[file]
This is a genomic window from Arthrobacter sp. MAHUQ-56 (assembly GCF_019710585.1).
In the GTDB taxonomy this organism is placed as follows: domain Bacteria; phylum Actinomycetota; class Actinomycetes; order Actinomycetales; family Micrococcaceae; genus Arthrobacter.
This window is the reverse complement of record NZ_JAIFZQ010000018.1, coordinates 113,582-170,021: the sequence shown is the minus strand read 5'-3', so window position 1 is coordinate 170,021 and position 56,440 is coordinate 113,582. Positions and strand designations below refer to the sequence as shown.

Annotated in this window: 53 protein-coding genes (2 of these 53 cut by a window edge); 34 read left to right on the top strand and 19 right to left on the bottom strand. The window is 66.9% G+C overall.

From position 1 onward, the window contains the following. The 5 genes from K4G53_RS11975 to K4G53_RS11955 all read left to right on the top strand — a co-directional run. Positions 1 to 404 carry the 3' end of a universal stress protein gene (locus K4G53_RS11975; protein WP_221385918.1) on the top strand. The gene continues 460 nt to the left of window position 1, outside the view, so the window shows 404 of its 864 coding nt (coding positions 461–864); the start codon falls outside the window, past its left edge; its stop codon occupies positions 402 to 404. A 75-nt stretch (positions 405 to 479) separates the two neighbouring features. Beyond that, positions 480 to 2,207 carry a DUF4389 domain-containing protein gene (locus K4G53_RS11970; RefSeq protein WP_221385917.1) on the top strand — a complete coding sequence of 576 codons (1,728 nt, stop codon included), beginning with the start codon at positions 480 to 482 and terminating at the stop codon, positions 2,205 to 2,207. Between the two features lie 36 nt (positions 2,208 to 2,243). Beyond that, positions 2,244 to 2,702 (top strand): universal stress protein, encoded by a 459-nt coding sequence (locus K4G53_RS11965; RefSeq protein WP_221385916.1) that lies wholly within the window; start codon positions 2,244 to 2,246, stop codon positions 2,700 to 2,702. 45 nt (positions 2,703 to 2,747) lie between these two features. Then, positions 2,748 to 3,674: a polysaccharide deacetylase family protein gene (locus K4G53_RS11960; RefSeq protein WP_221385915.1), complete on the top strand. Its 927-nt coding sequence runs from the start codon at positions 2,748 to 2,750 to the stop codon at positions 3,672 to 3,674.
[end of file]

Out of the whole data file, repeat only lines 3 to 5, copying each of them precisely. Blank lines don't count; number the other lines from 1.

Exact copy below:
This window is the reverse complement of record NZ_JAIFZQ010000018.1, coordinates 113,582-170,021: the sequence shown is the minus strand read 5'-3', so window position 1 is coordinate 170,021 and position 56,440 is coordinate 113,582. Positions and strand designations below refer to the sequence as shown.

Annotated in this window: 53 protein-coding genes (2 of these 53 cut by a window edge); 34 read left to right on the top strand and 19 right to left on the bottom strand. The window is 66.9% G+C overall.

From position 1 onward, the window contains the following. The 5 genes from K4G53_RS11975 to K4G53_RS11955 all read left to right on the top strand — a co-directional run. Positions 1 to 404 carry the 3' end of a universal stress protein gene (locus K4G53_RS11975; protein WP_221385918.1) on the top strand. The gene continues 460 nt to the left of window position 1, outside the view, so the window shows 404 of its 864 coding nt (coding positions 461–864); the start codon falls outside the window, past its left edge; its stop codon occupies positions 402 to 404. A 75-nt stretch (positions 405 to 479) separates the two neighbouring features. Beyond that, positions 480 to 2,207 carry a DUF4389 domain-containing protein gene (locus K4G53_RS11970; RefSeq protein WP_221385917.1) on the top strand — a complete coding sequence of 576 codons (1,728 nt, stop codon included), beginning with the start codon at positions 480 to 482 and terminating at the stop codon, positions 2,205 to 2,207. Between the two features lie 36 nt (positions 2,208 to 2,243). Beyond that, positions 2,244 to 2,702 (top strand): universal stress protein, encoded by a 459-nt coding sequence (locus K4G53_RS11965; RefSeq protein WP_221385916.1) that lies wholly within the window; start codon positions 2,244 to 2,246, stop codon positions 2,700 to 2,702. 45 nt (positions 2,703 to 2,747) lie between these two features. Then, positions 2,748 to 3,674: a polysaccharide deacetylase family protein gene (locus K4G53_RS11960; RefSeq protein WP_221385915.1), complete on the top strand. Its 927-nt coding sequence runs from the start codon at positions 2,748 to 2,750 to the stop codon at positions 3,672 to 3,674.